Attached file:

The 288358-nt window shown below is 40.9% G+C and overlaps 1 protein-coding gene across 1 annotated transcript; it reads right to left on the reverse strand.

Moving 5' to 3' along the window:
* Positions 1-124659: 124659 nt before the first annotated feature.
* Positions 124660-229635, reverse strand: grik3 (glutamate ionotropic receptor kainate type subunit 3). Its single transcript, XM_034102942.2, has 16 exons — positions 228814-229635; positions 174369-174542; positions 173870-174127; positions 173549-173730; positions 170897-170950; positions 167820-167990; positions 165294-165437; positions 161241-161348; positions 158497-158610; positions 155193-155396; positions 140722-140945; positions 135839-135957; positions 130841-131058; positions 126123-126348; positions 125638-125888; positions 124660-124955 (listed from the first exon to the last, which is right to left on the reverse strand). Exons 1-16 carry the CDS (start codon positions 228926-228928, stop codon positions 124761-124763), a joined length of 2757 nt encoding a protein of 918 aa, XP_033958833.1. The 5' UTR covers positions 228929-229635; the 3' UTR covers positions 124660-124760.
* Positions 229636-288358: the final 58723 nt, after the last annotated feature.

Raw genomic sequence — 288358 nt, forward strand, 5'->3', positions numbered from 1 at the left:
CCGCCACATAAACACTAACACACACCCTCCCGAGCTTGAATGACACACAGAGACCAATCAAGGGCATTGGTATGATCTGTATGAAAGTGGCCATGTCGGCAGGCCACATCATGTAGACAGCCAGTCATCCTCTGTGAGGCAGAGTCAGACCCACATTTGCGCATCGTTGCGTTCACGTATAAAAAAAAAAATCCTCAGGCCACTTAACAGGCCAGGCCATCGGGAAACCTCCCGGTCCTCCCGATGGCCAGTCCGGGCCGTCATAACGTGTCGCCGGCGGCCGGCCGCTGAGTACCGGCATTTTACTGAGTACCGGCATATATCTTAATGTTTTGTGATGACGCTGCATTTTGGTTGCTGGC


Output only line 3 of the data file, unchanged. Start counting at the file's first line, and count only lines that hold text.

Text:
* Positions 1-124659: 124659 nt before the first annotated feature.